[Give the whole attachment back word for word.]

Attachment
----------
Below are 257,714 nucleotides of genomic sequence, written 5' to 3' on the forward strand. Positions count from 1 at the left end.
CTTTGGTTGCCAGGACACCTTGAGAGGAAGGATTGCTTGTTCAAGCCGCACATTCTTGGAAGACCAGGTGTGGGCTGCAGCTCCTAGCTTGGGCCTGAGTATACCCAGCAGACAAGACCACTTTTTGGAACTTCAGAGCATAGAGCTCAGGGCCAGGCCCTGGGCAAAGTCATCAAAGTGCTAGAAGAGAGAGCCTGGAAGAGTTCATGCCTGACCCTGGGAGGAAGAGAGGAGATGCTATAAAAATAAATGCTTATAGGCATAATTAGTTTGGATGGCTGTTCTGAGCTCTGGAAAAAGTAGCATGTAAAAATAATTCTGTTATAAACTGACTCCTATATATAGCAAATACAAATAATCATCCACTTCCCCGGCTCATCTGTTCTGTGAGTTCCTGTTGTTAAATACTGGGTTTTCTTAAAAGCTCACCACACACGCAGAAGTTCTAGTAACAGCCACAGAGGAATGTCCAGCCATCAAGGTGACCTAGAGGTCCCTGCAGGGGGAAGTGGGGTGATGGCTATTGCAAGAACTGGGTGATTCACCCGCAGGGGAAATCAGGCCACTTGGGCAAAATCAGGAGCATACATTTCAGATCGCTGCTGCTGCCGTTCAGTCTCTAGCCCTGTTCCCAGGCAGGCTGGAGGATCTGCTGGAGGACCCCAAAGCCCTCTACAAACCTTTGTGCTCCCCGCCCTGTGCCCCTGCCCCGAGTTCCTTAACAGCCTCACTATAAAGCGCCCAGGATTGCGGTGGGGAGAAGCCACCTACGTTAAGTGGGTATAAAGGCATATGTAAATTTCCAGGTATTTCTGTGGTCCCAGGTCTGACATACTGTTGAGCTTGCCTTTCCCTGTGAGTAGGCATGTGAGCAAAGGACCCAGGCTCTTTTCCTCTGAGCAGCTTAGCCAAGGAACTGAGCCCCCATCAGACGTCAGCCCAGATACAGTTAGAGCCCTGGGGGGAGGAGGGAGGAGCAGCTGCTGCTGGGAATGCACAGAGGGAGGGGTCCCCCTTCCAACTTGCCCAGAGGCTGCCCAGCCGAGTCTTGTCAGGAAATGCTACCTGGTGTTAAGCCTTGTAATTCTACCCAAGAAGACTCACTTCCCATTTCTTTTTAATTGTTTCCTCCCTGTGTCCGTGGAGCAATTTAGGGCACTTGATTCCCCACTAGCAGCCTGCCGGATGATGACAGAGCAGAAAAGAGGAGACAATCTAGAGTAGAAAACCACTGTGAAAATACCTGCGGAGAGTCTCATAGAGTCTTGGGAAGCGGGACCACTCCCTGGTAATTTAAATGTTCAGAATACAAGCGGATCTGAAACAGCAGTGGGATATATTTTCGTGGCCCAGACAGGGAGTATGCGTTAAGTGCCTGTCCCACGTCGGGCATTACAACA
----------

Below are 257,714 nucleotides of genomic sequence, written 5' to 3' on the forward strand. Positions count from 1 at the left end.
CTTTGGTTGCCAGGACACCTTGAGAGGAAGGATTGCTTGTTCAAGCCGCACATTCTTGGAAGACCAGGTGTGGGCTGCAGCTCCTAGCTTGGGCCTGAGTATACCCAGCAGACAAGACCACTTTTTGGAACTTCAGAGCATAGAGCTCAGGGCCAGGCCCTGGGCAAAGTCATCAAAGTGCTAGAAGAGAGAGCCTGGAAGAGTTCATGCCTGACCCTGGGAGGAAGAGAGGAGATGCTATAAAAATAAATGCTTATAGGCATAATTAGTTTGGATGGCTGTTCTGAGCTCTGGAAAAAGTAGCATGTAAAAATAATTCTGTTATAAACTGACTCCTATATATAGCAAATACAAATAATCATCCACTTCCCCGGCTCATCTGTTCTGTGAGTTCCTGTTGTTAAATACTGGGTTTTCTTAAAAGCTCACCACACACGCAGAAGTTCTAGTAACAGCCACAGAGGAATGTCCAGCCATCAAGGTGACCTAGAGGTCCCTGCAGGGGGAAGTGGGGTGATGGCTATTGCAAGAACTGGGTGATTCACCCGCAGGGGAAATCAGGCCACTTGGGCAAAATCAGGAGCATACATTTCAGATCGCTGCTGCTGCCGTTCAGTCTCTAGCCCTGTTCCCAGGCAGGCTGGAGGATCTGCTGGAGGACCCCAAAGCCCTCTACAAACCTTTGTGCTCCCCGCCCTGTGCCCCTGCCCCGAGTTCCTTAACAGCCTCACTATAAAGCGCCCAGGATTGCGGTGGGGAGAAGCCACCTACGTTAAGTGGGTATAAAGGCATATGTAAATTTCCAGGTATTTCTGTGGTCCCAGGTCTGACATACTGTTGAGCTTGCCTTTCCCTGTGAGTAGGCATGTGAGCAAAGGACCCAGGCTCTTTTCCTCTGAGCAGCTTAGCCAAGGAACTGAGCCCCCATCAGACGTCAGCCCAGATACAGTTAGAGCCCTGGGGGGAGGAGGGAGGAGCAGCTGCTGCTGGGAATGCACAGAGGGAGGGGTCCCCCTTCCAACTTGCCCAGAGGCTGCCCAGCCGAGTCTTGTCAGGAAATGCTACCTGGTGTTAAGCCTTGTAATTCTACCCAAGAAGACTCACTTCCCATTTCTTTTTAATTGTTTCCTCCCTGTGTCCGTGGAGCAATTTAGGGCACTTGATTCCCCACTAGCAGCCTGCCGGATGATGACAGAGCAGAAAAGAGGAGACAATCTAGAGTAGAAAACCACTGTGAAAATACCTGCGGAGAGTCTCATAGAGTCTTGGGAAGCGGGACCACTCCCTGGTAATTTAAATGTTCAGAATACAAGCGGATCTGAAACAGCAGTGGGATATATTTTCGTGGCCCAGACAGGGAGTATGCGTTAAGTGCCTGTCCCACGTCGGGCATTACAACA